An extract on file from the original order book shows chassis #57633 being ordered in February 1938 by wealthy industrialist Fernand Crouzet of Bastide-Rouairoux outside Toulouse. Already the owner of a Bugatti Type 57 (#57403) with Cabriolet coachwork by Gangloff, Monsieur Crouzet once again approached Gangloff and asked them to create a one-off Atalante. Unique features included long rear wings, a metal covered spare wheel mount in the boot lid, a single large rear window, special bumpers and disc wheels. The car was painted Black over Blue and original photos of the car outside the Gangloff works clearly show the two-tone paint scheme and unique features. Monsieur Crouzet would go on to own a third Type 57 (#57818), another Atalante but supercharged. It is understood that he had one car for himself and the other two for his two sons. Soon after purchasing his third Bugatti war broke out and #57633 was hidden away. Sadly, both his sons were killed during the war and on the death of his second son, Crouzet sold the car to Pierre Vidal of Toulouse. In 1943, the car was sold once more and moved to Paris where it survived the war unscathed. After the cessation of hostilities, #57633 was taken to the Bugatti agent on Rue Carnot and refurbished before being put in to use with the Corps Diplomatic as transport for the French Embassy in London. In 1948, the Bugatti was in private hands and ended up in the ownership of a J.G.H Carter, who took the car to Bugatti specialist J. Lemon Burton to upgrade the car to a unique dual carburettor specification using Zenith carbs and a Type 101 manifold. In 1955, #57633 became the property of Kenneth Ullyett a well-respected author and marque historian. He used the car regularly and kept it until his death in 1977. His widow, not able to part with her husband’s beloved Bugatti, kept the car in ‘less than ideal storage’ until her death 10 years later, at which point it was consigned to a Sotheby’s auction in November 1987 as a barn find/restoration project. Having bought the car for £72,000 the new owner had the car sent to Hill and Vaughn for restoration, at some point during which it was sold to a Japanese collector prior to completion.
In 2003, #57633 was bought as an unfinished restoration by US property magnate and car collector, Peter Ministrelli. In a questionable colour combination of Yellow over Purple after its late 80’s restoration, Mr. Ministrelli showed it a couple of times before embarking on a body off, 2 year, 100 point restoration. No stone was left unturned to return this magnificent motor car to its original specification. Rare parts such as the Bosch Distributor, Scintilla ignition switch and a set of original Gurtner horns were sourced via collectors and specialists from all over the world including the United Kingdom, The Netherlands, New Zealand and couple of trips to Retromobile in Paris. A fellow collector and owner of another Type 57 Atalante even lent his car and parts for the restorers at Classic & Exotic to custom make new, factory correct pieces for the project. Invoices and other information on hand go into exhaustive details as to the lengths that the restorer went to in order to get this just right.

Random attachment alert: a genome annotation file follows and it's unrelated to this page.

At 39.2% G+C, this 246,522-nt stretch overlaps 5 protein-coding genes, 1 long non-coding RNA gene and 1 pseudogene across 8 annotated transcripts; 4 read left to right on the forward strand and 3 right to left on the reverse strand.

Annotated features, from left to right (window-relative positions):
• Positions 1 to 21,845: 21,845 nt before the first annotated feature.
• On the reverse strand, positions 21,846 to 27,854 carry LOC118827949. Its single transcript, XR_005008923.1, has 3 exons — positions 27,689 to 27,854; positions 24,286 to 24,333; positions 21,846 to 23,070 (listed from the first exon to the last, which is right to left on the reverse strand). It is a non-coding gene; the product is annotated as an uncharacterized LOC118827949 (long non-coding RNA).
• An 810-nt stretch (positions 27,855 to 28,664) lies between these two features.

When it came to painting the car, the first intention was to go back to the original Black over Blue but as the sister car ordered new by Monsieur Crouzet still existed and was in the USA in the same colours, the decision was made to go slightly different. While the Black over Purple scheme may not be to original specification, it certainly compliments the beautiful lines of this stunning car. Concours judges obviously didn’t seem too put off by this move away from originality as the car was immediately put on the biggest concours stage in the world, the Pebble Beach Concours d’Elegance in 2005 where it was awarded Second in Class, an incredible achievement and made all the more impressive when one considers it came second to a Talbot-Lago Teardrop Coupé by Figoni et Falaschi, is there a more worthy opponent to come second to! Next came Amelia Island in 2006 where the car won Best in Class and in the same year it was the outright winner with a score of 99.5 points at the Michigan Region Grand Classic.
An extremely active and generous philanthropist, when Peter Ministrelli decided to sell his Bugatti, he consigned it, along with his Duesenberg Brunn Riviera Phaeton to the Gooding Auction at Pebble Beach in 2006 with all proceeds from both cars going to Beaumont Hospital. It was at this auction that #57633 was bought by renowned Bugatti collector, David Wooley and returned to the United Kingdom. A year later, the opportunity to buy a fabulous Type 51 came up and David decided to sell #57633 to the current owner, a well-respected collector of vintage cars. As part of the arrangement the car was taken to Gentry Restorations and thoroughly checked over and recommissioned where necessary to make sure the mechanical aspects were in as good an order as the cosmetics, which today, are still second to none and concours ready.
This incredible Bugatti Type 57 Atalante for sale at The Classic Motor Hub offers an unrepeatable opportunity to acquire one of the most beautiful motor cars, bodied by the coachbuilders Bugatti used themselves, in the most fabulous condition with an extremely well known provenance and history. #57633 is worthy of the worlds top collections and is now available for immediate inspection in The Hangar Showroom at The Classic Motor Hub.